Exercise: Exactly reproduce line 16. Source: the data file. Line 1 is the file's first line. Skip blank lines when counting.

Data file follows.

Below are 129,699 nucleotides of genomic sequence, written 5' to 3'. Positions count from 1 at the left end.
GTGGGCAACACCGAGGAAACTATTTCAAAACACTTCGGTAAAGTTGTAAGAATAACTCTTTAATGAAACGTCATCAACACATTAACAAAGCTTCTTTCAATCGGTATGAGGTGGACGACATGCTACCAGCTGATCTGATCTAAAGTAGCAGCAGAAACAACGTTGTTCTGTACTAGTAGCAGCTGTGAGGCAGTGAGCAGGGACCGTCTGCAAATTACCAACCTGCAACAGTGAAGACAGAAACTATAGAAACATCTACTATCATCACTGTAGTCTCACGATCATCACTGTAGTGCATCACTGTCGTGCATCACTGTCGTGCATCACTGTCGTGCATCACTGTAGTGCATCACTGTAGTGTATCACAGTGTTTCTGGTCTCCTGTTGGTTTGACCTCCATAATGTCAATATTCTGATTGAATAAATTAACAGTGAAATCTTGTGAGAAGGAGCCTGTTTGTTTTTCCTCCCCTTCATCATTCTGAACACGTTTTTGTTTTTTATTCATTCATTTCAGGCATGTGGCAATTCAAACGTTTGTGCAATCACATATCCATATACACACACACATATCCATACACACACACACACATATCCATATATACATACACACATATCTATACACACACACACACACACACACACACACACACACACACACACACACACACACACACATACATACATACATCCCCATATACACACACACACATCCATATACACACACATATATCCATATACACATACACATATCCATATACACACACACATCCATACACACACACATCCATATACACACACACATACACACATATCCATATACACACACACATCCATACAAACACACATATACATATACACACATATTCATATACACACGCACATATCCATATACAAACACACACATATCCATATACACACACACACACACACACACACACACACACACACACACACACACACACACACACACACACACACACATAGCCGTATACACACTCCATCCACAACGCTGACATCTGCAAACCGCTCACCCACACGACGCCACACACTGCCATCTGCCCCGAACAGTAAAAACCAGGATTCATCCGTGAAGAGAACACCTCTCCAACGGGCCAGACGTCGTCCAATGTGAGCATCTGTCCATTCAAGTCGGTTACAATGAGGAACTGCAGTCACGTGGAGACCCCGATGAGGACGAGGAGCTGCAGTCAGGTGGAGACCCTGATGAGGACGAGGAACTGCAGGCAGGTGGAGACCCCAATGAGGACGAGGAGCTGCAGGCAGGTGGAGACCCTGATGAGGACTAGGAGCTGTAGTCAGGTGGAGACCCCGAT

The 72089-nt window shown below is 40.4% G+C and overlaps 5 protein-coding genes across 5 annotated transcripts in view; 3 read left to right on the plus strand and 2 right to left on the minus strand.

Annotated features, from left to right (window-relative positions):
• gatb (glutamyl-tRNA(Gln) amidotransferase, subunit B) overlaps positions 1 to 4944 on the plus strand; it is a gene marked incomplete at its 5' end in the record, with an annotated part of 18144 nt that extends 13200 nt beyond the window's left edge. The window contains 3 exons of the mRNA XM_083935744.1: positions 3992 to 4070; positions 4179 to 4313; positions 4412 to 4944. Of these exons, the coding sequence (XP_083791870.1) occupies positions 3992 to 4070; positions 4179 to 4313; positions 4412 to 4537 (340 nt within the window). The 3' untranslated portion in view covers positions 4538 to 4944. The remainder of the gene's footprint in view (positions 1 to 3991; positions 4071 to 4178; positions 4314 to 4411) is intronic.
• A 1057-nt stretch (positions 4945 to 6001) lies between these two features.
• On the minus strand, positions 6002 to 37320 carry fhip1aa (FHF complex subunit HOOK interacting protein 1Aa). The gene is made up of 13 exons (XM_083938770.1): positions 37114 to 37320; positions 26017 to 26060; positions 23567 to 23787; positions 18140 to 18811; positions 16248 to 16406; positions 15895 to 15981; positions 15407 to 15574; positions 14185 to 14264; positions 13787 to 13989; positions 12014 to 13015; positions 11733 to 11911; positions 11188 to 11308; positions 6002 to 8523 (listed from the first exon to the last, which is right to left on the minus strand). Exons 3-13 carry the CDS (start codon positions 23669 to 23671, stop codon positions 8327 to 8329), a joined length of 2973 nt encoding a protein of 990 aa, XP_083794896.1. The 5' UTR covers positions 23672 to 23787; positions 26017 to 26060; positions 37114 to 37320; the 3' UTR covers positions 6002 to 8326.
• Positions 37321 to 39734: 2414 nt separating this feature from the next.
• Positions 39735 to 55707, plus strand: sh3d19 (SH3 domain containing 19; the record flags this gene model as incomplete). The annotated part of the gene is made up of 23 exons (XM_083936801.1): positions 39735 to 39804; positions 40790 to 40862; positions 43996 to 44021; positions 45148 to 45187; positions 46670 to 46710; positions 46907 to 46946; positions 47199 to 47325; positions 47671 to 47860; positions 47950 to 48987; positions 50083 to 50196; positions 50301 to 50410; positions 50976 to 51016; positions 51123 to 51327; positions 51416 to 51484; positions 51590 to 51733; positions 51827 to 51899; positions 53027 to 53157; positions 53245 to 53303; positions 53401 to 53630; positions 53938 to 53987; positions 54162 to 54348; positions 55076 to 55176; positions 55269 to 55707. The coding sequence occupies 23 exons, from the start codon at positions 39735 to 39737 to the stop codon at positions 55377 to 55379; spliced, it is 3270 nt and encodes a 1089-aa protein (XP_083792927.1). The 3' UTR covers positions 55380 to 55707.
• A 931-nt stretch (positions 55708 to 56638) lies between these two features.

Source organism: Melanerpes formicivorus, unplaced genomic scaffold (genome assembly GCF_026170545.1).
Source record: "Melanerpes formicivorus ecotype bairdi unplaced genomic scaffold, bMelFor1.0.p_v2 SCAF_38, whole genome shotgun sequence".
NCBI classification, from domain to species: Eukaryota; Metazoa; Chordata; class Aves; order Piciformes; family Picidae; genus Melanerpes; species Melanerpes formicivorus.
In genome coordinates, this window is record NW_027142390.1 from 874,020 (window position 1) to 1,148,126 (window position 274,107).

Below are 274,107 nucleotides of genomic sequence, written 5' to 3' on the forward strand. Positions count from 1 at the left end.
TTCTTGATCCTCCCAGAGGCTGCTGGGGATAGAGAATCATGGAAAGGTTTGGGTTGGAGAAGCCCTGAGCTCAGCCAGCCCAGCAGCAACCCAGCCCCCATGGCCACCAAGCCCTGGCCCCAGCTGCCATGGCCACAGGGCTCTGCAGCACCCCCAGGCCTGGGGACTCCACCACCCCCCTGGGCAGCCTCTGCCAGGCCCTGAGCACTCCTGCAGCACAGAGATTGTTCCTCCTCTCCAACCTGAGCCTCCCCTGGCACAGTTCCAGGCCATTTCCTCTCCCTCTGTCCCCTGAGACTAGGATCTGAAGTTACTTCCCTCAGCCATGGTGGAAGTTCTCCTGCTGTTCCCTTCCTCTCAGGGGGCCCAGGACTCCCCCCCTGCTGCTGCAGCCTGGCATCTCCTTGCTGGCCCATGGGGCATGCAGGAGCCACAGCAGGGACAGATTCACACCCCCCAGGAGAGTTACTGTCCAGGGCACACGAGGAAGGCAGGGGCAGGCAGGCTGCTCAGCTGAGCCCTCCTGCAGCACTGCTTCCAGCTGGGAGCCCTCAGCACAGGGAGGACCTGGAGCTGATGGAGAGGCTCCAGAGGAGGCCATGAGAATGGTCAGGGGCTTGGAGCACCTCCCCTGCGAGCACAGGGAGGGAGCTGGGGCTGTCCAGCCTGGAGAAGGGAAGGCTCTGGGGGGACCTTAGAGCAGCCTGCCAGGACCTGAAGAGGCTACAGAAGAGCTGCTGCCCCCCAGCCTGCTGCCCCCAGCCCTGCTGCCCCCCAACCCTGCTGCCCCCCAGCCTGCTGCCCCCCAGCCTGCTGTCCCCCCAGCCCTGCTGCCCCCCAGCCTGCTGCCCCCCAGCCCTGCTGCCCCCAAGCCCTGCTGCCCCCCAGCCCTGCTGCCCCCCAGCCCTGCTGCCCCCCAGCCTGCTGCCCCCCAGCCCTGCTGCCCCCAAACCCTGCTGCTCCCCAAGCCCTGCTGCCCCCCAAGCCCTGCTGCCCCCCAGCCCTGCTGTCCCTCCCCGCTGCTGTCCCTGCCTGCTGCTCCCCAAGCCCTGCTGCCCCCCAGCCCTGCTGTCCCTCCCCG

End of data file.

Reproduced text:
TTCTTGATCCTCCCAGAGGCTGCTGGGGATAGAGAATCATGGAAAGGTTTGGGTTGGAGAAGCCCTGAGCTCAGCCAGCCCAGCAGCAACCCAGCCCCCATGGCCACCAAGCCCTGGCCCCAGCTGCCATGGCCACAGGGCTCTGCAGCACCCCCAGGCCTGGGGACTCCACCACCCCCCTGGGCAGCCTCTGCCAGGCCCTGAGCACTCCTGCAGCACAGAGATTGTTCCTCCTCTCCAACCTGAGCCTCCCCTGGCACAGTTCCAGGCCATTTCCTCTCCCTCTGTCCCCTGAGACTAGGATCTGAAGTTACTTCCCTCAGCCATGGTGGAAGTTCTCCTGCTGTTCCCTTCCTCTCAGGGGGCCCAGGACTCCCCCCCTGCTGCTGCAGCCTGGCATCTCCTTGCTGGCCCATGGGGCATGCAGGAGCCACAGCAGGGACAGATTCACACCCCCCAGGAGAGTTACTGTCCAGGGCACACGAGGAAGGCAGGGGCAGGCAGGCTGCTCAGCTGAGCCCTCCTGCAGCACTGCTTCCAGCTGGGAGCCCTCAGCACAGGGAGGACCTGGAGCTGATGGAGAGGCTCCAGAGGAGGCCATGAGAATGGTCAGGGGCTTGGAGCACCTCCCCTGCGAGCACAGGGAGGGAGCTGGGGCTGTCCAGCCTGGAGAAGGGAAGGCTCTGGGGGGACCTTAGAGCAGCCTGCCAGGACCTGAAGAGGCTACAGAAGAGCTGCTGCCCCCCAGCCTGCTGCCCCCAGCCCTGCTGCCCCCCAACCCTGCTGCCCCCCAGCCTGCTGCCCCCCAGCCTGCTGTCCCCCCAGCCCTGCTGCCCCCCAGCCTGCTGCCCCCCAGCCCTGCTGCCCCCAAGCCCTGCTGCCCCCCAGCCCTGCTGCCCCCCAGCCCTGCTGCCCCCCAGCCTGCTGCCCCCCAGCCCTGCTGCCCCCAAACCCTGCTGCTCCCCAAGCCCTGCTGCCCCCCAAGCCCTGCTGCCCCCCAGCCCTGCTGTCCCTCCCCGCTGCTGTCCCTGCCTGCTGCTCCCCAAGCCCTGCTGCCCCCCAGCCCTGCTGTCCCTCCCCG